ANCHORAGE (AP) -- Blame it on procrastination, forgetfulness or mistrust of the federal government.
With a week left before the deadline to return Census 2000 questionnaires, Alaska's response rate is, once again, the lowest among the 50 states.
''At least we're ahead of Puerto Rico,'' said Tony Vaska of the U.S. Census Bureau office in Anchorage.
As of Tuesday, 42 percent of Alaskans had mailed back their census forms. Only the territory of Puerto Rico had a lower response rate -- 33 percent. Ohio led the nation with a 62 percent response rate.
Census Bureau officials were hoping for a better showing from Alaskans than they got 10 years ago, when the state had the distinction of having the worst response rate in the nation -- 52 percent compared with 65 percent nationally.
Census forms are due back April 11, so Alaska has a week to bring up its numbers, Vaska said.
''We're doing everything we can to improve it,'' he said.
After April 11, census workers will go door-to-door to hunt down those who haven't mail back their forms in an effort to make sure everyone eventually gets counted.
So far, the response rate varies widely around the state -- anywhere from 31 percent in Bethel to 61 percent in Anchorage's Hillside neighborhood, Vaska said.
In rural villages, the Census Bureau didn't mail out census forms. Instead, enumerators have done a house-to-house head count, so rural Alaska is already well ahead of the rest of the state. Census workers have completed the count in 170 villages and the rural count is expected to be wrapped up by the end of next week.
Anchorage, Fairbanks, the Matanuska-Susitna Borough, the Kenai Peninsula Borough and the rural hubs of Bethel, Kotzebue, Dillingham, Unalaska, Cold Bay, Valdez and Cordova are those with the lowest mail-in response rates, while the response from Southeast has been good, Vaska said.
Most families have received the basic short form, with just seven questions. One in six homes has received a long form that seeks more detailed, personal information.
''Some people feel uncomfortable filling it out. But the questions we ask are less than what the credit card companies ask when you apply for a credit card,'' said Vaska.
The 52 questions on the long form ask, among other things, if the respondent has any physical, mental or emotional conditions that cause difficulty remembering; what time they leave their home for work; their annual salary; how much they pay annually for electricity and whether their home has complete plumbing facilities.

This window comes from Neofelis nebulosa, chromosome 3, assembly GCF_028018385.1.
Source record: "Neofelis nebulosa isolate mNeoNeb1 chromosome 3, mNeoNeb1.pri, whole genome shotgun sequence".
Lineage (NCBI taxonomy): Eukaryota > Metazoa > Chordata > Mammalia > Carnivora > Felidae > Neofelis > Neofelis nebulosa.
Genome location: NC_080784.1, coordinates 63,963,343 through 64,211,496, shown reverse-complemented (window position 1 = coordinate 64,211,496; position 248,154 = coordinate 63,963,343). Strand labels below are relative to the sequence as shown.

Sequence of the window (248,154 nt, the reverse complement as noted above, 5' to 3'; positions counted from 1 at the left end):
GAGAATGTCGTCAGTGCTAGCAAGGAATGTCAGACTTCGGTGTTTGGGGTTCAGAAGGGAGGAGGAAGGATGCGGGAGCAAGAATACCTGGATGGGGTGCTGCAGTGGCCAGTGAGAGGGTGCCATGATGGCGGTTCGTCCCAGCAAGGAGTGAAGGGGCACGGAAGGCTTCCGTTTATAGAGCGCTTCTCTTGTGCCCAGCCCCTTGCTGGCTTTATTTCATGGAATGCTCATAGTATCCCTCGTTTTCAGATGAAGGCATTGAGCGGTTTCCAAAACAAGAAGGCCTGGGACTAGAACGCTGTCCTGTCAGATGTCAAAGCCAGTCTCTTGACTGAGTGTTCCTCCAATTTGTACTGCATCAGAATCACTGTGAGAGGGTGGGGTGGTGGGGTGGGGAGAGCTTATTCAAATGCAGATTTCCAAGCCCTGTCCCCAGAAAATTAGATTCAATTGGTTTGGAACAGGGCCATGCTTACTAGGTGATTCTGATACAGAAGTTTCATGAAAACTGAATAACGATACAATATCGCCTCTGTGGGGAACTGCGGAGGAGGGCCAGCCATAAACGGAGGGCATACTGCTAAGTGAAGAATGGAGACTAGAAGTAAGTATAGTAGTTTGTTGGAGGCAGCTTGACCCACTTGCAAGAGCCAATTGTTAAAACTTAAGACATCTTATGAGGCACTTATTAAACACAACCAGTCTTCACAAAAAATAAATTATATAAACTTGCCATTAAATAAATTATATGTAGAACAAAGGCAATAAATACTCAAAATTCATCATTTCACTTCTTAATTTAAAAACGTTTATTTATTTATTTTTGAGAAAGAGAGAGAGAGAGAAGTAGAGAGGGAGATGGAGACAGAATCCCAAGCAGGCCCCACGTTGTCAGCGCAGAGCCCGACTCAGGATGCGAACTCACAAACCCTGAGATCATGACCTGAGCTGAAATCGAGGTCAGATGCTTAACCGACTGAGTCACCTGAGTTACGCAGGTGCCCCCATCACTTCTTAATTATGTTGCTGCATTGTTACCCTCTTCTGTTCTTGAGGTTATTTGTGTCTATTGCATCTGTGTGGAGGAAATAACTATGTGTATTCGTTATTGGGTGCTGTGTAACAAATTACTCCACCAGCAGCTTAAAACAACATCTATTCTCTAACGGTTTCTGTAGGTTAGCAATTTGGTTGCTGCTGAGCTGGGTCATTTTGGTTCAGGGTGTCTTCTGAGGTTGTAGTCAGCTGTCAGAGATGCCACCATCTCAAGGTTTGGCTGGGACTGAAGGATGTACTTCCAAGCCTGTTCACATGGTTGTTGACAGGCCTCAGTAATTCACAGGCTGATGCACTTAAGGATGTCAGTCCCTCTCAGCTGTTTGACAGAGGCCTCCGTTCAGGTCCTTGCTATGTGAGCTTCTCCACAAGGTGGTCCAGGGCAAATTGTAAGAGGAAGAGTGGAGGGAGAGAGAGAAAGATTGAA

Census officials say the information is needed to determine federal funding for social service programs, highways and housing.
Wayne Johnson, an Anchorage pipe salesman, says he filled the long form out ''after a fashion,'' ignoring the questions he felt the government shouldn't ask.
''How I spend my money. How I spend my time. There were mental health questions. All of that was terribly inappropriate,'' said Johnson. ''An awful lot of what the government does, I don't think the government should be doing. They shouldn't be spending money for special programs anyway.''
Those who don't fill out the form completely could face a $100 fine.
Kenai Peninsula Borough Mayor Dale Bagley says he's heard complaints about the long form. With the peninsula's response rate at 37 percent, Bagley has invited census officials to address the borough assembly on the importance of a complete count.
''Assembly members can go back to their districts and counter some of the rumors about the long form,'' Bagley said.
''We passed a resolution last year in support of the census,'' he said. ''It has a lot to do with our funding from the federal government, redistricting for Legislative races and even Assembly seats.''
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